“You just got elected to the Royals Hall of Fame and your World Series ring is sitting in another man’s safety deposit box because you had to sell it in the bankruptcy auction.”
| Quote from the opening chapter of the forthcoming book “Inside the Park, Running the Base Path of Life” by Willie Wilson
Willie Wilson was a man adrift.
After trouble with the local police back in 1983 because of drug charges, Wilson endured a 2001 bankruptcy that cost him his home and everything in it. But nothing he lost was more precious than his 1985 World Series ring.
As the years passed, he would bring it up now and again to colleague and business partner Helen Mohr. They had found the original clipping from The Kansas City Star that reported the ring had been sold to John Matthews for $16,250.
But the lead was long dead, and the original ring was still shrouded in mystery.
So Mohr got to work.
First, she contacted the Royals, who gave her permission to have an exact duplicate of the ring made by Balfour Jewelry in Austin, Texas. But she knew that the frugal Wilson would never spend the more than $8,500 it would cost to replace the ring.
That’s when Mohr, who also runs the WillieWilsonBaseball.org site, decided to stage a fund-raiser. More than 100 people contributed to the effort ... and the final money came in from Pearl Jam star Eddie Vedder.
“His smile is gonna light up the skies when he adds that extra weight to his finger,” Vedder said in an email to Mohr. “A couple ounces is gonna balance his spirit for all the days to come.”
But Wilson doesn’t know about any of the efforts to reunite him with his ring, a secret that Mohr hopes Kansas City can help her keep.
“It was amazing to see such a communal effort,” she said.
“We had people pledge two dollars and we had people that pledged thousands of dollars and from all walks of life.
“I really hope we can keep it a secret until the presentation, which will be at the Negro Leagues Baseball Museum sometime in September. Right now, Willie doesn’t know a thing.”
Mohr suggested that The Star could run this story before Aug. 6, when Wilson is scheduled to return home after a trip to Canada.
“I created separate pages on the website and would post updates while Willie was out of town, deleting them before he got back. That’s how we’ve been able to keep it a secret so far.”
Mohr said that most of the donations came from people who knew Wilson through the Royals and Cubs fantasy camps — where he met Vedder — and through Wilson’s community work highlighted by his baseball camps for underprivileged children.
That’s how longtime friend Jon Warden, a pitcher for the 1968 World Series champion Detroit Tigers, first got to know Wilson.
“When you’re an athlete — football, baseball, basketball, whatever — that ring symbolizes the apex of success,” Warden said. “I’m sure that Willie has seen people come up to me and want to see my ring if I had a dollar for every time I had a picture taken of it, I’d be a rich man. And I’m sure he’s said to himself, ‘Dang, I wish I had my ring.’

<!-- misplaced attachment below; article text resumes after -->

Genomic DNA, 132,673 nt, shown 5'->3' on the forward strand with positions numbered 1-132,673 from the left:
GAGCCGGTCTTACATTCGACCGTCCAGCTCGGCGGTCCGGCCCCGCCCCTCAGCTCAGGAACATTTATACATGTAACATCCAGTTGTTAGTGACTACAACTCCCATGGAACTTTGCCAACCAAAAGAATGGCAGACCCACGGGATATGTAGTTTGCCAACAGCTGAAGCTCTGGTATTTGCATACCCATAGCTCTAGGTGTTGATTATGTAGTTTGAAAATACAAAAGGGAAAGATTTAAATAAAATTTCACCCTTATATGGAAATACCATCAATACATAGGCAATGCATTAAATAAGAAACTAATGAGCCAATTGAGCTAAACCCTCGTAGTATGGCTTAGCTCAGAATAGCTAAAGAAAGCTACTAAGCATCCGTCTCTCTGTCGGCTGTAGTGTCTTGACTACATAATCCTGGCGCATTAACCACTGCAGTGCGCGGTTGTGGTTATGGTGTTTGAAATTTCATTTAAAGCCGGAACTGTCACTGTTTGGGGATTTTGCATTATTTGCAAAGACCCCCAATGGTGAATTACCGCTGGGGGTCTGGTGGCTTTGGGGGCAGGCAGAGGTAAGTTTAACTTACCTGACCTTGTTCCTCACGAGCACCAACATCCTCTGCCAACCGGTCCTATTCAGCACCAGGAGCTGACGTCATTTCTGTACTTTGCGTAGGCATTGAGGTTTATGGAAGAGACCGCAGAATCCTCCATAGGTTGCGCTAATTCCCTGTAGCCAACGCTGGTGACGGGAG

“Now (he and I) are going to able to wear our rings together. That will really be something special.”
Ron Robinson, who came within one strike of pitching a perfect game for the Reds in 1988, echoed Warden’s thoughts.
“He deserves that ring,” Robinson said. “Everyone goes through hard times — not just baseball players, but everyone. I have (a World Series ring) from the 1990 Reds, even though that year I was traded to the Brewers when they were in the (American League).
“I remember trying to pick him off, but he was just too fast. He really had an incredible career, especially in Kansas City. And he gives so much time and money to the community; it’s really great to see the community standing up for him.”
Mohr got permission from Royals general manager Dan Glass to investigate a replica of the ring in 2011 but was reluctant to involve the team further.
“I didn’t really approach the Royals because I felt like they had already done so much for him already,” Mohr said. “We knew we could have (a ring) created, but Willie is just like everyone else, with bills to pay. Life goes on, and he just couldn’t see justifying such an expense.
“We first put information about how to donate on Twitter and Facebook June 1 and that’s when things really started to take off.”
Wilson, who appears at six to eight events a year for the Royals, is also an analyst for Time Warner’s Metro Sports and is very involved in the Negro Leagues Baseball Museum.
“It’s incredible to be able to help bring back something that a person has cherished and thought was forever lost,” Mohr said. “Believe it or not, some people wrote in mean things, referencing Willie’s past, but for every one message that was mean, there were six nice ones that came in.”